Ave Maria! Happy feast of St. Catherine of Sienna!
Today is my day of recollection, so I won't be able to answer your post directly until later, but I thought it was providential that today is the feast day of St. Catherine, who was not only a consecrated virgin, but a saint, and not only a saint, but a doctor of the Church! Let us look to one who, by her heroic virtues, has been raised to the altars by Holy Mother the Church, and by her teachings, a doctor of the Church.
As a child, prayer was her delight. She would say the "Hail Mary" on each step as she mounted the stairs, and was granted in reward a vision of Christ in glory. When but seven years old, she made a vow of virginity, and afterwards endured bitter persecution for refusing to marry. Our Lord gave her His Heart in exchange for her own, communicated her with His own hands, and stamped on her body the print of His wounds.
Beginning when she was only about six years old, Catherine loved to go out to quiet places to pray and talk to God.
When Catherine was twelve, her mother, with marriage in mind, began to urge her to pay more attention to her appearance. To please her mother and sister, she dressed in the bright gowns and jewels that were fashionable for young girls. Soon she repented of this vanity, and declared with finality that she would never marry. When her parents persisted in their talk about finding her a husband, she cut off the golden-brown hair that was her chief beauty As punishment, she was now made to do menial work in the household, and the family, knowing she craved solitude, never allowed her to be alone. Catherine bore all this with sweetness and patience Long afterwards, in , she wrote that God had shown her how to build in her soul a private cell where no tribulation could enter.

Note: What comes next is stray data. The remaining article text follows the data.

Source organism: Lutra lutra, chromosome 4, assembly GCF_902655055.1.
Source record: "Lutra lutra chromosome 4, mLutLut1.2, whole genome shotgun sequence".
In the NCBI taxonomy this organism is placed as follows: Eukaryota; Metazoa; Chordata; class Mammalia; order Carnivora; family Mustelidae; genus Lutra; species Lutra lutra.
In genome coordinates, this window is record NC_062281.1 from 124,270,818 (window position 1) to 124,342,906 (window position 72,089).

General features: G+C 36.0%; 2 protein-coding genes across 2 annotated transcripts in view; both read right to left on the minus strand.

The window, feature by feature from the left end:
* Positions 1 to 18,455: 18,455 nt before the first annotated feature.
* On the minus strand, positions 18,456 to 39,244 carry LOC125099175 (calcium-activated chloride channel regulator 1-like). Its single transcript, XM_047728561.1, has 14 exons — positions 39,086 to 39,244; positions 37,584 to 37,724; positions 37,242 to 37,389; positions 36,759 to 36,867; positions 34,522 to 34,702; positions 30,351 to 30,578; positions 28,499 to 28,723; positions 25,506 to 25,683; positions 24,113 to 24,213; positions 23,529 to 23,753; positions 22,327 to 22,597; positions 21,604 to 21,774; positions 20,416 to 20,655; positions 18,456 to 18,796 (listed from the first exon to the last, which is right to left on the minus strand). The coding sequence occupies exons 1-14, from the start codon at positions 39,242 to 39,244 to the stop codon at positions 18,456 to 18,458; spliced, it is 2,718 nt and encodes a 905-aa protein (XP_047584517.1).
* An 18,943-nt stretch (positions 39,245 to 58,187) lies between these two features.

Catherine's father at last came to the realization that further pressure was useless, and his daughter was permitted to do as she pleased. In the small, dimly-lighted room now set apart for her use, a cell nine feet by three, she gave herself up to prayers and fasting; she scourged herself three times daily with an iron chain, and slept on a board. At first she wore a hair shirt, subsequently replacing it by an iron-spiked girdle. Soon she obtained what she ardently desired, permission to assume the black habit of a Dominican tertiary, which was customarily granted only to matrons or widows. She now increased her asceticism, eating and sleeping very little. For three years she spoke only to her confessor and never went out except to the neighboring church of St. Dominic, where the pillar against which she used to lean is still pointed out to visitors.
from the Dialogue of St. Catherine of Siena,
I am that Fire which purifies the soul, and the closer the soul is to Me, the purer she becomes, and the further she is from Me, the more does her purity leave her; which is the reason why men of the world fall into such iniquities, for they are separated from Me, while the soul, who, without any medium, unites herself directly to Me, participates in My Purity.
St. Catherine of Sienna, Seraphic Virgin, pray for us! Ave Maria!
Friar John Paul